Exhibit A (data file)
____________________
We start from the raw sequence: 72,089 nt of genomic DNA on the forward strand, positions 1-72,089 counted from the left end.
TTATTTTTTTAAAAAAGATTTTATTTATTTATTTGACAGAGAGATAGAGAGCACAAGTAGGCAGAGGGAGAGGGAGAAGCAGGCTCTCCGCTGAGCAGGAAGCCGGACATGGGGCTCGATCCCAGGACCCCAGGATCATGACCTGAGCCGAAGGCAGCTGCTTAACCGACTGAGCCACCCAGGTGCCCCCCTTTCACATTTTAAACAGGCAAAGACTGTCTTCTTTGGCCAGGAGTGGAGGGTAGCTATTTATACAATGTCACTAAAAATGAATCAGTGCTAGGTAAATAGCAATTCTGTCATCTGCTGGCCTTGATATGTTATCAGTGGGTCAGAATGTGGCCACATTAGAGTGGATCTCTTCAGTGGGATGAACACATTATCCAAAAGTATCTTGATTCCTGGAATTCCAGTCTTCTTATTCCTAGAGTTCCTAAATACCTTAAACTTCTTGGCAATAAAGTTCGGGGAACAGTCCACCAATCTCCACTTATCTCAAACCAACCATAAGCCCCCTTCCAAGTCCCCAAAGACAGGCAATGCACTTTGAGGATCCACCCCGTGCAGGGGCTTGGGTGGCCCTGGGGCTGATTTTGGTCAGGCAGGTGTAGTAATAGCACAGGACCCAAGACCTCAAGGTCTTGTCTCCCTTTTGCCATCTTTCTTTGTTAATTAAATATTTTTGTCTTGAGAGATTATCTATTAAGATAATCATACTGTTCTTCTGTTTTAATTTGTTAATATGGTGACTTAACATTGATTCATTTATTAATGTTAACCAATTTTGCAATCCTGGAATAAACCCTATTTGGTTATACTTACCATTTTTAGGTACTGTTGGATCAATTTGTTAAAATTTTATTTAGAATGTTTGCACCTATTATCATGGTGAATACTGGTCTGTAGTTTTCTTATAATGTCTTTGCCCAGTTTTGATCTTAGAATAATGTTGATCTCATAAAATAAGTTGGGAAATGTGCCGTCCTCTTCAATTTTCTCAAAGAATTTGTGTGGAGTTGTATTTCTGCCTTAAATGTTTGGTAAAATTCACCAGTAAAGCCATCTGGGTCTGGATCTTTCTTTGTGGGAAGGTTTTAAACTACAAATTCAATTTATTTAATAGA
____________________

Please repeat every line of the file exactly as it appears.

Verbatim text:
We start from the raw sequence: 72,089 nt of genomic DNA on the forward strand, positions 1-72,089 counted from the left end.
TTATTTTTTTAAAAAAGATTTTATTTATTTATTTGACAGAGAGATAGAGAGCACAAGTAGGCAGAGGGAGAGGGAGAAGCAGGCTCTCCGCTGAGCAGGAAGCCGGACATGGGGCTCGATCCCAGGACCCCAGGATCATGACCTGAGCCGAAGGCAGCTGCTTAACCGACTGAGCCACCCAGGTGCCCCCCTTTCACATTTTAAACAGGCAAAGACTGTCTTCTTTGGCCAGGAGTGGAGGGTAGCTATTTATACAATGTCACTAAAAATGAATCAGTGCTAGGTAAATAGCAATTCTGTCATCTGCTGGCCTTGATATGTTATCAGTGGGTCAGAATGTGGCCACATTAGAGTGGATCTCTTCAGTGGGATGAACACATTATCCAAAAGTATCTTGATTCCTGGAATTCCAGTCTTCTTATTCCTAGAGTTCCTAAATACCTTAAACTTCTTGGCAATAAAGTTCGGGGAACAGTCCACCAATCTCCACTTATCTCAAACCAACCATAAGCCCCCTTCCAAGTCCCCAAAGACAGGCAATGCACTTTGAGGATCCACCCCGTGCAGGGGCTTGGGTGGCCCTGGGGCTGATTTTGGTCAGGCAGGTGTAGTAATAGCACAGGACCCAAGACCTCAAGGTCTTGTCTCCCTTTTGCCATCTTTCTTTGTTAATTAAATATTTTTGTCTTGAGAGATTATCTATTAAGATAATCATACTGTTCTTCTGTTTTAATTTGTTAATATGGTGACTTAACATTGATTCATTTATTAATGTTAACCAATTTTGCAATCCTGGAATAAACCCTATTTGGTTATACTTACCATTTTTAGGTACTGTTGGATCAATTTGTTAAAATTTTATTTAGAATGTTTGCACCTATTATCATGGTGAATACTGGTCTGTAGTTTTCTTATAATGTCTTTGCCCAGTTTTGATCTTAGAATAATGTTGATCTCATAAAATAAGTTGGGAAATGTGCCGTCCTCTTCAATTTTCTCAAAGAATTTGTGTGGAGTTGTATTTCTGCCTTAAATGTTTGGTAAAATTCACCAGTAAAGCCATCTGGGTCTGGATCTTTCTTTGTGGGAAGGTTTTAAACTACAAATTCAATTTATTTAATAGA